Many dog owners find themselves wondering, “Is dog ownership a right or a privilege?” To the surprise of many pet parents, our furry friends are legally considered as personal property more than life-long companions. This legal status can confuse owners, who may need to blur the line between property and companion in court.
Ownership of a dog is a privilege, not a human right. To answer if dog ownership is a right or privilege, it is important to understand what responsible ownership entails. To get the privilege of owning a dog, owners must be able to provide for their dog’s needs, including food, water, and shelter. As such, your privilege of dog ownership can be taken away if so decided by a judge. As a responsible owner, you must make the most of your privilege to ensure a healthy, mutually beneficial bond with your pet.
Is Dog Ownership a Right or a Privilege?
A human right is something that all people are born with. It is an inherent and irrevocable entitlement that is held from the moment of birth. Such rights include the human right to food, clothing, housing, medical care, and education. In contrast to these rights, humans are not born with the right or ability to own a dog. In fact, a person can be prohibited from owning any other animals if convicted of animal cruelty. Prohibiting a person from owning more animals does not violate a human right, rather, it withholds a privilege.
A privilege, on the other hand, is something that is awarded to a restricted group. There may be requirements that you have to meet to get a privilege, hence the term “restricted group.” As well as this, privileges can be taken away from a person for failure to honor an agreement, failure to follow direction, or taking unfair advantages of opportunities. Because owning a dog comes with several requirements that you should meet, the ability to responsibly own a dog is a privilege. It takes responsibility, dedication, discipline, and education to raise a dog. If one fails to provide for their dog, the privilege of owning that dog can be challenged or taken away.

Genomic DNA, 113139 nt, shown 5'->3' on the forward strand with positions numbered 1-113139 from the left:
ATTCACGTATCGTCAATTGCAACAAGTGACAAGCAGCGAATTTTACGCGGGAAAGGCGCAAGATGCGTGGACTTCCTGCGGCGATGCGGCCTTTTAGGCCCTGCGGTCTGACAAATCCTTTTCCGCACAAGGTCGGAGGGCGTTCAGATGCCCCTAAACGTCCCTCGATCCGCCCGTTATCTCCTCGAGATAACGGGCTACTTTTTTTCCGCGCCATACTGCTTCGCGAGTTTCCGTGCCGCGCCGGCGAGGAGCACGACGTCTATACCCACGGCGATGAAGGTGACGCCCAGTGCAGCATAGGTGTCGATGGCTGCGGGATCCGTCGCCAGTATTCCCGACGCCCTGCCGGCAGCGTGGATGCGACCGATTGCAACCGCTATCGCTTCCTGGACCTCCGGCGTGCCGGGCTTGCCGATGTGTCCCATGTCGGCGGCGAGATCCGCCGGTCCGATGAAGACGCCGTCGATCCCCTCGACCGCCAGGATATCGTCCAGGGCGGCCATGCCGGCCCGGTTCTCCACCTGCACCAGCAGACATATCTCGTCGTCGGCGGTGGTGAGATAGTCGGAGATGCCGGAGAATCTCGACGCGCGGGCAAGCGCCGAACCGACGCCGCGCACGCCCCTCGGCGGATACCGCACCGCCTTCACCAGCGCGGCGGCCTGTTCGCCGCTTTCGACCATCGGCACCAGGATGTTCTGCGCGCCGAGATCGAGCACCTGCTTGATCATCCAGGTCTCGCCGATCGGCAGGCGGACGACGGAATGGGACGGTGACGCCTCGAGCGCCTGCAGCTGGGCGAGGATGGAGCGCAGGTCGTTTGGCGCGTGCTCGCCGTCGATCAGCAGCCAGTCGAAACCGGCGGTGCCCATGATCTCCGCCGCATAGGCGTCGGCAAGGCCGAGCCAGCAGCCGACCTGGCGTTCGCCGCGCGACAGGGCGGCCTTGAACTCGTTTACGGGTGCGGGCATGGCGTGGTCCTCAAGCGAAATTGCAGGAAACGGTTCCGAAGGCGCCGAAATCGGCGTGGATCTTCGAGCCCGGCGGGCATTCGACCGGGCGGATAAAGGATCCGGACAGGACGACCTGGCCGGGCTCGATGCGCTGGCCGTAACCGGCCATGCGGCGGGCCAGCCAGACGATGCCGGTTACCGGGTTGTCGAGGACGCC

Do Dogs Have Rights?
While dogs are not in the Bill of Rights, they do have rights to some degree under American laws. The Animal Welfare Act is the primary federal law that governs the keeping of companion animals. Signed into law in 1966, the AWA sets requirements for the treatment of animals in research, transport, exhibition, and dealership. However, animal welfare laws vary between states. Consequently, so do a dog’s “rights.”
For example, California Penal Code 597 PC defines what the state considers animal abuse. This law protects domesticated, stray, wild, and farmed animals from intentional injury. It also covers leaving dogs in a house without food, throwing dogs into traffic, and forcing dogs to remain outdoors in extreme temperatures. So, under this law, dogs have the right to protection from injury, extreme temperature, and starvation.
In contrast, there are some states with weak welfare laws that provide dogs with few, if any, rights. Amongst the weakest states are Kentucky, Iowa, New Mexico, Utah, and Wyoming. In fact, Kentucky has the weakest animal welfare laws of all states. While it is illegal to mistreat a dog in Kentucky, mistreatment must be cruel or cause injury to the dog to be criminal. Kentucky is also the only state to prohibit a veterinarian from reporting animal abuse. So, while a dog, in theory, has the legal right to be protected from harm, this “right” only reaches so far. Violating a dog’s “right” to protection from harm, in some cases, only counts as a misdemeanor, rather than a violation of the animal’s rights.
Do You Own Your Dog As Per Law?
Unlike our other family members, dogs are legally items of personal property in the USA. This means that dogs are legally owned by humans. As such, a dog’s owners may do what they wish with them, as long as certain needs are met. There are rules in place, such as those under the Animal Welfare Act, to protect the pets that we own. These rules blur the line between animal and person, especially in the case of cats and dogs. So, while you do legally own your dog, your ownership is a privilege that can be challenged or taken away if you fail to meet your dog’s needs.